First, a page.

I bought this issue of CAPTAIN AMERICA from my regular 7-11, though I’m not sure exactly why. I wasn’t at this point a regular reader of the title (though I would become one with this issue) and the one issue that I’d sampled previously ad been a reprint of a 1960s Human Torch story. But if I had to take a guess, it was probably the fact that the story was set during the WWII-era, as was INVADERS, a title I was reading avidly. And the fact that the story was based on the 1944 Captain America movie serial probably didn’t hurt things either.
I had never seen the Captain America movie serial at that point. I don’t even know whether I was aware of it upon reading this issue of CAPTAIN AMERICA. But it was a real thing, and while the story took a few liberties about the specifics of it, there’s also an awful lot that they got right. This was down to the fact that the story was written by Don Glut, who was a true aficionado of the classic movie serials and who went so far as to stage and film his own serial-inspired short movies as a fan in the 1960s. Editor Roy Thomas brought him on board specifically to handle this tale thanks to his expertise and knowledge.
At this point in the series, Cap had realized that he somehow had forgotten about his past as Steve Rogers prior to becoming Captain America, and so he was on a quest to discover who he was–or who he had been. This journey took him to Newfoundland, where Bucky was killed and he was plunged into suspended animation. There, he ran afoul of an old foe from the war: General Lyle Dekker, who showed the star-spangled avenger his creation: a twelve-foot-tall android replica of Cap himself. And that’s where we come in this month.
Cap immediately flashes back to a particular time in 1944 when he and Bucky were dispatched to Democracy Studios (a stand-in for the actual Republic Studios who made the real Cap serial) by FDR to investigate sabotage. The Studio was in the process of making a Captain America movie serial in order to help boost Stateside morale, so Cap had a personal investment in getting to the bottom of things. On the lot, Cap and Bucky are almost run over by singing cowboy Sundown Dawson, who is loosely based on the 1950s character Tex Dawson, the Western Kid.
Cap and Bucky are introduced to Lyle Dekker, who is employed as the studio’s special effects man (his name is a reference to Howard and Theodore Lydecker, who were the special effects wizards at Republic Pictures responsible for most of that firm’s serial work.) as well as the director Whit Spencer and the actor playing Captain America himself, Glenn Reeper. As in the real 1944 serial, some liberties have been taken. Since nobody knows the real Cap’s true identity, they’ve decided to make him a police commissioner. They’ve also taken some liberties with his costume, crafting it all in blue and brown since the production is black and white, and eliminating Cap’s shield, his helmet wings and Bucky and giving him instead a gun. All of this mirrors the actual serial.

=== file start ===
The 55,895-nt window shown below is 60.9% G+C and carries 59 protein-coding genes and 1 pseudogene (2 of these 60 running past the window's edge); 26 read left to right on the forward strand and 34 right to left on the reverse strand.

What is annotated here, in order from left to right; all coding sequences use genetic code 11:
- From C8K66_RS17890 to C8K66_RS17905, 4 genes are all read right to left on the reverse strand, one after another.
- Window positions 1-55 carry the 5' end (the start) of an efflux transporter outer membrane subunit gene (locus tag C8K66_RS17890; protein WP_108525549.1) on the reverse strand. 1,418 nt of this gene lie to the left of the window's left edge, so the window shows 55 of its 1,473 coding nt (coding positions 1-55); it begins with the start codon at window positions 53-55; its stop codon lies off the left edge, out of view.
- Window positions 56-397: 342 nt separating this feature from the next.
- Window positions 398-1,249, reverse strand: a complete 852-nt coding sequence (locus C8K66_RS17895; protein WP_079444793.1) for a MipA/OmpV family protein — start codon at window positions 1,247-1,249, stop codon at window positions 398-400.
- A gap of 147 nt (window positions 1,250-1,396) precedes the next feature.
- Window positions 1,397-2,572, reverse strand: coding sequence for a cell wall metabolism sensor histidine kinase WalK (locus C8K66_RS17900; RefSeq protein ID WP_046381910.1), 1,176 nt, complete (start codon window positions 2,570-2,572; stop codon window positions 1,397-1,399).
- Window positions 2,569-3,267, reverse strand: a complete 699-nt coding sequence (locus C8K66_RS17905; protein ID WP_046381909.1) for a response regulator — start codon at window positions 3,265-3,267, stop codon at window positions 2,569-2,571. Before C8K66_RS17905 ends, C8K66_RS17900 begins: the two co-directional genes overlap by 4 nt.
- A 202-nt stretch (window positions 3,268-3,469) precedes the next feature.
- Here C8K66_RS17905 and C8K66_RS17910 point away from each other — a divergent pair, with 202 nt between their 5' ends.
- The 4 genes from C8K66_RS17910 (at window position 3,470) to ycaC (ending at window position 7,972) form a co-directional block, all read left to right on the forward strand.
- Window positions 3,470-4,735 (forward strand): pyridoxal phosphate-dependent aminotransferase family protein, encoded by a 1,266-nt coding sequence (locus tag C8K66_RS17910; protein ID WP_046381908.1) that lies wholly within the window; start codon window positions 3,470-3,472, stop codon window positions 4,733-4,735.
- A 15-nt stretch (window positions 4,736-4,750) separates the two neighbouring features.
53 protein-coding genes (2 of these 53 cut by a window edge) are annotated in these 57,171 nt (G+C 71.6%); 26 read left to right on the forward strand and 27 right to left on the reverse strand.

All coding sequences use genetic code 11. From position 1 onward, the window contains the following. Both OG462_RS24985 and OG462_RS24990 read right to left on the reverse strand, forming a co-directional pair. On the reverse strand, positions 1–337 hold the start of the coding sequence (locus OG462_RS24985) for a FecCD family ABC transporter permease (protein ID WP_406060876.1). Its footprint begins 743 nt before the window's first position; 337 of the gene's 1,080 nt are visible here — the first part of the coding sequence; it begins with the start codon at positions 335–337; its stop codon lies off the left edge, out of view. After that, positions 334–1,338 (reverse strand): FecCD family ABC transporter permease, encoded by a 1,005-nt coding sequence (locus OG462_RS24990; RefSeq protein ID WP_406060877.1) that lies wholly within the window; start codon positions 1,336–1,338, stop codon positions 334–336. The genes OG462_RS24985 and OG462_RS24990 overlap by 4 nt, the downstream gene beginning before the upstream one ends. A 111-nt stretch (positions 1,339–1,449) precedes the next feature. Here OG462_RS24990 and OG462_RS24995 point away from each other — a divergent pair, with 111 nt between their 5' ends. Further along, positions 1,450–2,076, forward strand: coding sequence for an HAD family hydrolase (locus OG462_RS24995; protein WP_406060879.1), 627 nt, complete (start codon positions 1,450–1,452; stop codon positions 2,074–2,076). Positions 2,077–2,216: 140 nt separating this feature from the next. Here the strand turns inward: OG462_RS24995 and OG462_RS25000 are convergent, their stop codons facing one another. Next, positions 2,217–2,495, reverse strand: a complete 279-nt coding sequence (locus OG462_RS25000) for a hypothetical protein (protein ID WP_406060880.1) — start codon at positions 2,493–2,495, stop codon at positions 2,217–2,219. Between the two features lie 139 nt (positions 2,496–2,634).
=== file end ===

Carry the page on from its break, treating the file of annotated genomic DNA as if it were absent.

As Cap and Bucky watch the filming, a stunt involving a machine gun turns tragic when the gun is loaded with live ammunition–Cap and Bucky are able to save Reeper from being killed, but he’s still badly injured. But he asks Cap to take his place in order to see that the film is completed. Cap does so–so this story intimates that the Captain America that we saw on screen in that 1944 serial was the real one. With Cap in front of the camera, the rest of the shooting schedule goes smoothly, until they’re ready to finish up the concluding episode.
At this point, Lyle Dekker makes his move. He’s an agent of the Red Skull, tasked with shutting down the production and insuring that the Captain America serial never gets to theaters. Dekker has rigged the heat ray tat’s meant to threaten Cap’s leading lady into an actual working laser, but Cap is on the ball, and he able to block the beam with his shield, hastily tossed to him from off-screen by Bucky.
His plan exposed, Dekker grabs Bucky and races away, pursued by Cap on a hastily-commandeered motorcycle and Sundown Dawson. In a serial-style fight, Cap leaps onto the escaping truck, and the whole thing goes off the road and into the drink. Cap and Bucky rise to teh surface where Dawson can trow them a handy lariat line to help them climb out, but Dekker appears to have perished in the crash–there’s no sign of him.
But of course Dekker survived–anybody in a Marvel comic whose body plunges into the ocean and is not found is clearly going to be coming back! Silly Cap, you should know better! Anyway, back in the present, Dekker reveals that he’s been living in exile since the end of the War, but now he’s ready to make his move, with what he calls his Ameridroid! And he triggers blasters from the wall that succeed in zapping Cap into unconsciousness! On that note, our story is To Be Continued!
This issue of CAPTAIN AMERICA also happens to have this year’s Statement of Ownership on its letters page, which gives us an opportunity to get a sense as to how the title was performing in 1977. It indicates that CAP was selling 133,355 copies on a print run of 359, 962 which gives it an efficiency of just over 37%–a pretty bleak number. You can see just at a glance that somewhere over 200,000 copies of the book were being printed, shipped, stripped, returned and destroyed in order to move those 134,000 units–that’s a tremendous amount of waste, and why the developing Direct Market was the savior of the industry.
2 thoughts on “BHOC: CAPTAIN AMERICA #219”
Great report, I especially appreciated how you help us make sense of the sales data at the end. Didn’t know about the old Cap serials Glut based this story on — plus, a story about the Ameridroid! Thanks Tom
I suspect Sundown Dawson was based on Sunset Carson.